S U C K

"a fish, a barrel, and a smoking gun"
for 24 November 1997. Updated every WEEKDAY.
 
 
 
 
 
 
 
 
 
 
 
 
 
News above the Title

 

[]

A Denver patrol cop was killed

last week, shot 15 times by

a burglary suspect armed with an

assault rifle. The dozens of

officers who poured into the

neighborhood in the following

minutes didn't realize that

officer Bruce VanderJagt was

dead; trading heavy fire with

his killer, they quickly came up

with a plan to drag what they

believed was a wounded colleague

to safety. With another SWAT

officer firing bursts of

automatic rifle fire directly

over the suspect's head, officer

Mark Haney ran to VanderJagt's

side and dragged him to cover.

 

At first, Haney hadn't known

which officer had been shot. But

as he pulled the body across

15 yards of open ground

while bullets zipped directly

overhead and a killer crouched

within whispering distance of

him, he realized that he was

trying to save someone he had

known and worked with.

 

Haney also realized, in that

same piece of open ground, that

VanderJagt was beyond saving.

 

After a stand-off, the burglar,

a career criminal named Matthaes

Jaehnig, killed himself with

VanderJagt's service pistol.

 

The next day, and the day after

that, readers opened the Denver

Post to learn that the gun

battle that claimed two lives

had been just like a movie.

Residents of the apartment

complex where the shootout had

taken place, the Post reported,

had been trapped indoors while

"what was described as a scene

from a war movie erupted in

their parking lot." One of the

residents was more specific,

telling a reporter that the

hundreds of rounds fired, and

the two lives lost, had been

"like something that was in

Rambo."

 

[]

The next edition of the Post brought a

new take. The bloodshed was, it

turns out, from a different

genre than originally suspected:

"Jaehnig's body lay for hours in

the cold night - like a scene

out of a mob movie - before police

could finish their

investigation."

 

Fairly remarkable, isn't it,

that our most horrifying moments

- our few departures from the

dailiness of life, those events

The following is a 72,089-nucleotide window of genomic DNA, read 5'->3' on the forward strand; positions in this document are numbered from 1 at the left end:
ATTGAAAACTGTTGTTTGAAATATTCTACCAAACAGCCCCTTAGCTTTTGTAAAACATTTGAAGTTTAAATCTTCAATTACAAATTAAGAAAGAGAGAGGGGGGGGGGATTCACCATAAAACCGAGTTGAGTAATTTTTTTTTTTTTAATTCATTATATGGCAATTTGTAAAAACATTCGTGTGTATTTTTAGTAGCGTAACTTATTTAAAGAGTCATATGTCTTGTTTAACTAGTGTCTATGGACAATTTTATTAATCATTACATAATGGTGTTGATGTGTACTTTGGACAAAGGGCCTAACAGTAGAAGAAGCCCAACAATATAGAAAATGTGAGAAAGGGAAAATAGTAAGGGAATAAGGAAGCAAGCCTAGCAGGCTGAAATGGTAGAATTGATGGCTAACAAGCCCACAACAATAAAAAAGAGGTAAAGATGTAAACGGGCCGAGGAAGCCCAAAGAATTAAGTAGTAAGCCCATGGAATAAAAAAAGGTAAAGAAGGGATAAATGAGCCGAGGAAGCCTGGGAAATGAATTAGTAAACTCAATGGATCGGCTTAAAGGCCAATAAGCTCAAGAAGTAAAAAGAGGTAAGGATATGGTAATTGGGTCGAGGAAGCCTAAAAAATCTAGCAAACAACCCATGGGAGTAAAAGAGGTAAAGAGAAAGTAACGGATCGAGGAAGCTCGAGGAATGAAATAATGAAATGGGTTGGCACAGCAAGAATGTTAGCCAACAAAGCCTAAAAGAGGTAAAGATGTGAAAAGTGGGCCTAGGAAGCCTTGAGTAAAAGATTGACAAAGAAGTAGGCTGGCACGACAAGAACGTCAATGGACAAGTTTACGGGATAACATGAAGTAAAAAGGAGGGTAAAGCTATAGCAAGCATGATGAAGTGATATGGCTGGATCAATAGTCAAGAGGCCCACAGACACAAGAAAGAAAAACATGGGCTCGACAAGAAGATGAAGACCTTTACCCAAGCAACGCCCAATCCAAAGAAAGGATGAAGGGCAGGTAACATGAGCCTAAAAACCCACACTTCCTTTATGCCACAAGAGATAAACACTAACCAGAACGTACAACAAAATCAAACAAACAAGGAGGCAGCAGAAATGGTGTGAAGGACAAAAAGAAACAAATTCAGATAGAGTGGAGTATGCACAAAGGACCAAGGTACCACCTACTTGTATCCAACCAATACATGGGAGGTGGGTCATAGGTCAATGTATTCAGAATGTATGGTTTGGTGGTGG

that bust the limits of the

ordinary and force us to

confront fear, pain, death -

remind us of nothing so much as

media product? My father died in

a car wreck - it was like

something out of an episode of

Seinfeld! (My daughter was

kidnapped, raped, and murdered -

it was like seeing the Stones on

tour!) What broke out in that

parking lot, with literally

hundreds of rounds being fired

by and at real live human

beings, wasn't like war; it was

like a war movie, like cinema.

The critics didn't reveal

whether it more closely

resembled a bargain matinee or a

regular full-price showing.

 

But this wasn't all the Post had

to say. Two of the paper's

ordinarily capable columnists,

Mark Obmascik and Chuck Green,

lined up over the same two

editions to provide meaning and

context for readers struggling

to make sense of the killing: A

"criminal punk," a "gutless

murderer," had been chased by

"one of the finest of Denver's

finest." Then "the city was

pierced with a sickening sound,"

and "an all-American guy," a

"devoted and hard-working

father," died "on a cold

concrete walkway, his blood

drained from a body pierced by a

horrendous burst of gunfire."

 

Oh, right: "And a stunned city

asks an unanswerable question:

Why?"

 

It's not often that reading the

newspaper feels so precisely

like watching a TV rerun.

 

OK: All that the columnists

wrote was true. All of it was so

plainly and obviously true, in

fact, that no one would ever

need to read any of it to know;

this is like opening the

newspaper to learn that Hitler

was bad, rape is wrong, and fire